The elections last year, fraught with scandal, were the most heated in recent memory for Utah Valley University. With illegal campaigning and bigoted e-mails, the campaign was an ugly one which led to a final vote that fell across party lines.
To help avoid these same issues and pitfalls, the Election Committee has created the Campaign for Integrity, which will serve as an effort to support the elections and to create awareness among the students to promote a dignified race to the presidency.
“Just seeing how things were run and how teams interacted with each other during elections and campaigning and debate, it really was just disappointing to me to see the interactions going on,” said Erin Haskell, vice president of academics and the Election Committee chair. “I thought, ‘if there’s any way I could change what happened last year into something better then I’m going to do it.'”
Previously, the committee adhered to a violations rubric which the candidates were held to. This year they’ve even added a clause on mudslinging to avoid any unnecessary contention, but Haskell said that she was looking to do more.
“We have a violations rubric that we follow, but I thought that really, if the teams were going to be held to a standard, then the student body was going to be the most powerful force to do that,” Haskell said.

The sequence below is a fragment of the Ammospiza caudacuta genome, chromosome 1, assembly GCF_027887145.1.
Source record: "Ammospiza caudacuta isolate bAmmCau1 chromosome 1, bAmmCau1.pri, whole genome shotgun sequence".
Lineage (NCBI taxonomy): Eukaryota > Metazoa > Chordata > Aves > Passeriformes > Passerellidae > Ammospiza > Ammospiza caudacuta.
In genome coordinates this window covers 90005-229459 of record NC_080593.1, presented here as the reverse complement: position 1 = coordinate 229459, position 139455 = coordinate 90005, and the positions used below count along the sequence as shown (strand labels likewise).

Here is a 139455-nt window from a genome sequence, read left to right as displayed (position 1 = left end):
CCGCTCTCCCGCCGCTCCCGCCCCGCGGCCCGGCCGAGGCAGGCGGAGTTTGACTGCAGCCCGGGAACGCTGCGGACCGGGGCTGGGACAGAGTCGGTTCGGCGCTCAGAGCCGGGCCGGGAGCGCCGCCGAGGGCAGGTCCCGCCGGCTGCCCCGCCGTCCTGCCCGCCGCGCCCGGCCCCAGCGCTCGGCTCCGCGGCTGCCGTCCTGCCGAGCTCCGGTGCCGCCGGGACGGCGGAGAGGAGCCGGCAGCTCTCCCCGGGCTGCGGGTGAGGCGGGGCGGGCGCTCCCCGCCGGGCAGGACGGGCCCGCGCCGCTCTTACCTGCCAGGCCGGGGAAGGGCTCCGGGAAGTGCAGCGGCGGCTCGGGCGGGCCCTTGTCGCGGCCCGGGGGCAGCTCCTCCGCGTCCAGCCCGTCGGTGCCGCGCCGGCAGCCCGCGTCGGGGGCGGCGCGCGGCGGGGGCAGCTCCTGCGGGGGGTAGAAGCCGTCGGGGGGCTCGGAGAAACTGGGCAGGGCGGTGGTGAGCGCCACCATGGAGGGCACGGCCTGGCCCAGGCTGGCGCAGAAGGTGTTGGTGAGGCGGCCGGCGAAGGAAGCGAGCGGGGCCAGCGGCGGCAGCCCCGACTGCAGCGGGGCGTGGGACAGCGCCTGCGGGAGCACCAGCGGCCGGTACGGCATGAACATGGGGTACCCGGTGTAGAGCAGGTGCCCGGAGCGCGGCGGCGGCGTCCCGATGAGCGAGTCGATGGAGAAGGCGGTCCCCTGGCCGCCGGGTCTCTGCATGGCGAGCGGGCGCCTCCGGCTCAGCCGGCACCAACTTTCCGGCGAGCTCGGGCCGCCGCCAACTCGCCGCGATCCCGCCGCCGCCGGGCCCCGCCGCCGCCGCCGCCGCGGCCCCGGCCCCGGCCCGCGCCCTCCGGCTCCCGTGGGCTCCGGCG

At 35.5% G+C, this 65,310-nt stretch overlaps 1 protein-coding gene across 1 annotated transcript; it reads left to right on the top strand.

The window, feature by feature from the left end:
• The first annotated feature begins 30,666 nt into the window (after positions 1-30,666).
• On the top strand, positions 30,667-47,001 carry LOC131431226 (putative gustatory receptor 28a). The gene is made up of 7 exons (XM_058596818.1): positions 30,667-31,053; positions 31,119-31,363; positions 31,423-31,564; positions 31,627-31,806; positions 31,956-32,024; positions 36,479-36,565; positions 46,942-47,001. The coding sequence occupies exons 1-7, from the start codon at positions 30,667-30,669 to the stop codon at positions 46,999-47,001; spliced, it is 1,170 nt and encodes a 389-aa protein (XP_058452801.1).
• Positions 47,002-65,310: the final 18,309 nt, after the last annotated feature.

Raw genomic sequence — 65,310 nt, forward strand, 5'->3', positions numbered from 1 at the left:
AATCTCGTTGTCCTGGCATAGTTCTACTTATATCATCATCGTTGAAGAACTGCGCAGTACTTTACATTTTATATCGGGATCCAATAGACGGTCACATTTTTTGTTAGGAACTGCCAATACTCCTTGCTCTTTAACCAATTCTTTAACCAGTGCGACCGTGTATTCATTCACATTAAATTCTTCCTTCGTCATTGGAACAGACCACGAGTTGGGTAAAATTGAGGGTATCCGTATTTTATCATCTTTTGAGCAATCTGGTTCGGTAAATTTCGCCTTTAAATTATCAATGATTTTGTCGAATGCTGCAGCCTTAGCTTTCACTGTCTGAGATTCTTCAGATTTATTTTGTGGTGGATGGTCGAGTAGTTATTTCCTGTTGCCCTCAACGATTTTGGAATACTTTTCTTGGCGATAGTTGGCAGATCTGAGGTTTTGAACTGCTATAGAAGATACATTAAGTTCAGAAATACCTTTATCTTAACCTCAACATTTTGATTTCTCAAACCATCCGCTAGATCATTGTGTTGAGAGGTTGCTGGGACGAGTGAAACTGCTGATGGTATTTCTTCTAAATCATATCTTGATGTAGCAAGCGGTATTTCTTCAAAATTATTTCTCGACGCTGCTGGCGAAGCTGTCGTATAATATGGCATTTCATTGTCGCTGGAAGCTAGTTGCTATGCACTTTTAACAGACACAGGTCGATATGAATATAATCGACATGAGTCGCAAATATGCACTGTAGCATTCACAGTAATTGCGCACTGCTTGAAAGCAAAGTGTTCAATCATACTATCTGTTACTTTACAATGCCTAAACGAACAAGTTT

Campaign posters, which the committee plans to hang around campus about a week before the campaigning begins, will promote integrity and fair play with simple quotes about leadership signed “Sincerely, the Elections Committee.” The committee hopes that this will help students keep in mind that they should make an informed decision on which of the candidates their student body officers will be.
Even with all the controversy, only about eight percent of the student body voted in last year’s election. In an average year, the administration expects about two to 14 percent of the student body to turnout for voting. And while the Elections Committee is not expecting anything different this year, they are always hopeful that students will turn up to vote.
“If the student body started to care, even just a little bit, about what happened to the school and about the leaders that are trying to take us places, we could make so much more of a difference, so much more of an impact on the state of the university,” Haskell said.
The UVUSA presidency is the student body’s link to the administration. Through this election the students choose their representatives and can have a very real effect on the school and how it is run. With President Holland recently announcing the potential loss of $10 million, that link will be more important than ever.
Voting will begin on March 4 with the final vote being announced Wednesday afternoon. The highlight of the week will be the debate between the three parties on Tuesday at noon in Center Stage where students will be able to see the candidates respond to questions. Beyond that, the student body will be able to meet the candiates in halls that week as they vigorously campaign for the offices.
“[The students] should be asking hard questions to those candidates,” Haskell said. “They’re going to be in the halls. Go and drill them on what they’re doing and why they’re doing it, and how they’re going to do it, and when they’re going to do it.”